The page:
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The Tournament That Defied Predictions


How are the mighty fallen in the midst of the battle! O Jonathan, thou wast slain in thine high places. I am distressed for thee, my brother Jonathan: very pleasant hast thou been unto me: thy love to me was wonderful, passing the love of women. How are the mighty fallen, and the weapons of war perished! (2 Samuel 1:25-27, KJV).

All too soon, the 32nd Total Africa Cup of Nations, dubbed Egypt 2019, could come to an end in nine days’ time, barring any contingencies. As would be expected, the 24-nation tournament is coming with its own type of surprises (pleasant and unpleasant).

Having reached the elimination stage, every passing game seems to be coming with its joy and tears. It was therefore not surprising that, after the Black Stars crashed out on Monday, President Akufo Addo expressed his shock and disappointment at the exit of Ghana.

He tweeted: “Like most Ghanaians, I am gutted by the exit of the Black Stars at the AFCON 2019. I wish the team better luck next time. I am confident they will bounce back even stronger, and make all of us Proud once again”.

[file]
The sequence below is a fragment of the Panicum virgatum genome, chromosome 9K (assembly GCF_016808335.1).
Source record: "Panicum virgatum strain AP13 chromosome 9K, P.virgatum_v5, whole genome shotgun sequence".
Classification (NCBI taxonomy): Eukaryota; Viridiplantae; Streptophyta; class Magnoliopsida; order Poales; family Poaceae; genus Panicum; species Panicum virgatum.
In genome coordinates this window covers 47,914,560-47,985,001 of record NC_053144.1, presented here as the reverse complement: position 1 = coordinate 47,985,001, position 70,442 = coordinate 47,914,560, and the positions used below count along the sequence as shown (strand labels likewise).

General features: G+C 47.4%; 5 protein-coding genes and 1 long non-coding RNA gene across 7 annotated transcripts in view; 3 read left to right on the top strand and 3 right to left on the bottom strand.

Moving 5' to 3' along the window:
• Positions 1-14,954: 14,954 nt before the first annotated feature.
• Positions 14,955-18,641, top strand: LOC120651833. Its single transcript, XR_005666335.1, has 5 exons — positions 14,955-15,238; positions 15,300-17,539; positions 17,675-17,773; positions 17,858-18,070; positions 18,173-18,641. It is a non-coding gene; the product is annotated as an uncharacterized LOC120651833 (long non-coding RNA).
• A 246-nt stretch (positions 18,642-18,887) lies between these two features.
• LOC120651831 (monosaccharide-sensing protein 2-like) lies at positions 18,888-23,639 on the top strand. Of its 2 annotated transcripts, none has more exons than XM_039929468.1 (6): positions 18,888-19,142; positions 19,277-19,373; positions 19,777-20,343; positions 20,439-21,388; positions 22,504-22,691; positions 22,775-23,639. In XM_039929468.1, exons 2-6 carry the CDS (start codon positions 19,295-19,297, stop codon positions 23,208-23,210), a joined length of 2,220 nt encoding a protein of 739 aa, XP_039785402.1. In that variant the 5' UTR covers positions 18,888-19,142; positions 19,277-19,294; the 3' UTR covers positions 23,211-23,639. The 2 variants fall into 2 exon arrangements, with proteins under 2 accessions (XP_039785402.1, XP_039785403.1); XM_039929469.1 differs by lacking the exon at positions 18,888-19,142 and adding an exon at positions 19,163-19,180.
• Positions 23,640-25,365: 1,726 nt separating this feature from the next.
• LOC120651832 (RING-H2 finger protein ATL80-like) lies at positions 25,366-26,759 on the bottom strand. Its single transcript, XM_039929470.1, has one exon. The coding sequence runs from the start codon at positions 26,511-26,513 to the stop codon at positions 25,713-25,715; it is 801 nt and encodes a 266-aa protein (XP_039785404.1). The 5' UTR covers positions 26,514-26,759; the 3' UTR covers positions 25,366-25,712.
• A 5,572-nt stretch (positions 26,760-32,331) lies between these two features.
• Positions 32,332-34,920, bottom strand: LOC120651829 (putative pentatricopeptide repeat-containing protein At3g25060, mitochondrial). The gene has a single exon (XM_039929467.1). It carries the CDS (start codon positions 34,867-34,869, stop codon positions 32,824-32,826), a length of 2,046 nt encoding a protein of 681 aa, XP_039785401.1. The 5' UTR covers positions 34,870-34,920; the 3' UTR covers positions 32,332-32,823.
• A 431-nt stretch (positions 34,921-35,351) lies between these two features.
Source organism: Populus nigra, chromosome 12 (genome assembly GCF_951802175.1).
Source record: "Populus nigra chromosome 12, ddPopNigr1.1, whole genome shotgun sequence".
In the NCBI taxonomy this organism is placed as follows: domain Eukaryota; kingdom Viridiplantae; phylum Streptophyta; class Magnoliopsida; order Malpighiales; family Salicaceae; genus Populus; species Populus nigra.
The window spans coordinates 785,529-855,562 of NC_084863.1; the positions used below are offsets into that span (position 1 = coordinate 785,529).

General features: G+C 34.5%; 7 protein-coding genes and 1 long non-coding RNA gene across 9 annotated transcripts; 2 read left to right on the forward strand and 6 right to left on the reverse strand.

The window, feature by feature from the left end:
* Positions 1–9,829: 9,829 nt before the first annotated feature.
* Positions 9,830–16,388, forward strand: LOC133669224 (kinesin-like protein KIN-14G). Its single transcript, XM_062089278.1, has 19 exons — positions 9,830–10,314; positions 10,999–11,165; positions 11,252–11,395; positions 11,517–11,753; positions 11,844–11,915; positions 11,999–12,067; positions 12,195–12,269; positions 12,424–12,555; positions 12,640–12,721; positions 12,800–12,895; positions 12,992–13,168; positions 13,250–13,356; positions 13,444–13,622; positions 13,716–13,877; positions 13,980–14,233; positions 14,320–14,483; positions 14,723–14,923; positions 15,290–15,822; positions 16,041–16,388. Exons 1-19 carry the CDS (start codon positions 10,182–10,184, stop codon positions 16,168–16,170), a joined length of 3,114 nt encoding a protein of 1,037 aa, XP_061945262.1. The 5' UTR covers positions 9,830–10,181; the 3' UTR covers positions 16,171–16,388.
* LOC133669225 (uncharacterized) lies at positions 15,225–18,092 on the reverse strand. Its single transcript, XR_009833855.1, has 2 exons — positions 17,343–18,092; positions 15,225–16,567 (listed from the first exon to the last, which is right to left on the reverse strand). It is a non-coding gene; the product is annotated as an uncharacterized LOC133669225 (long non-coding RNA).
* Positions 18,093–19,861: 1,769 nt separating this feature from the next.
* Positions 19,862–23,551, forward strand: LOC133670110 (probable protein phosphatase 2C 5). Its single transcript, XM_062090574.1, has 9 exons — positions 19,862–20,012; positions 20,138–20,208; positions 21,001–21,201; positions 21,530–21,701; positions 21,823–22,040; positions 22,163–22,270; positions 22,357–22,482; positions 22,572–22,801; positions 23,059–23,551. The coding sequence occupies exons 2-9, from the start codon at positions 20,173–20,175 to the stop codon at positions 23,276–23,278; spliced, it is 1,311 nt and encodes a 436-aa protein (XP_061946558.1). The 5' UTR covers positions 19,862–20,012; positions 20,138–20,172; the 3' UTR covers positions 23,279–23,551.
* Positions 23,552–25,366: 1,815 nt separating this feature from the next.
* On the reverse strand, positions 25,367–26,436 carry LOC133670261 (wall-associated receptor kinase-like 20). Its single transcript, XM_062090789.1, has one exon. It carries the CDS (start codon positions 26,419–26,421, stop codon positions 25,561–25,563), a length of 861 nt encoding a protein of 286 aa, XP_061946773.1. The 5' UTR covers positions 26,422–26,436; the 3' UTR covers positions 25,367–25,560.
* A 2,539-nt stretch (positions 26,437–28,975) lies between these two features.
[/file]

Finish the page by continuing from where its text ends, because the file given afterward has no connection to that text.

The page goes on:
But beyond the elimination of Ghana, one major observation THE NEW PUBLISHER has made is that soccer on the continent is no longer the preserve of any nation. In fact, there are no more dictums like ‘Host and Win’.

For instance, if debutant Madagascar could stun Nigeria and D.R. Congo to reach the quarter final, and if Benin, another debutant, did not only refuse to bow to Ghana and Cameroun in the group stages, but also sent the Atlas Lions of Morocco home, then soccer pundits, who had written them off before the tournament, need to be rewriting their scripts by now.

As a matter of fact, Bafana Bafana’s elimination of host nation, Egypt, at the group of 16, is another lesson for all of us.

Hitherto, the experts had named Cameroun, Egypt, Ghana, Ivory Coast, Morocco and Senegal as the ‘possibles’ to win the trophy; but after just a few days into the tournament, only Ivory Coast and Senegal can be counted.

The great lesson here is that, for seven-times champions (Pharaohs) to have fallen at the preliminary stage on their own soil to South Africa, for the Black Stars (five times winners) to have been sent packing at the group of 16, and for defending champions (Cameroun) to have bowed out before the quarter finals, the message is that the 2019 African Cup is up for grabs by ‘ANY COUNTRY’.

This also means that coaches now need to take another look at their predictions towards future AFCON tournaments.

The good news for West Africa, however, is that, out of the eight countries so far left in Egypt 2019, four (Senegal, Ivory Coast, Benin and Nigeria) are from the sub-region. It is therefore possible that the trophy will come to West Africa.

While we observe the rest of the tournament, THE NEW PUBLISHER wishes to say that ‘May the best team win the trophy’. 

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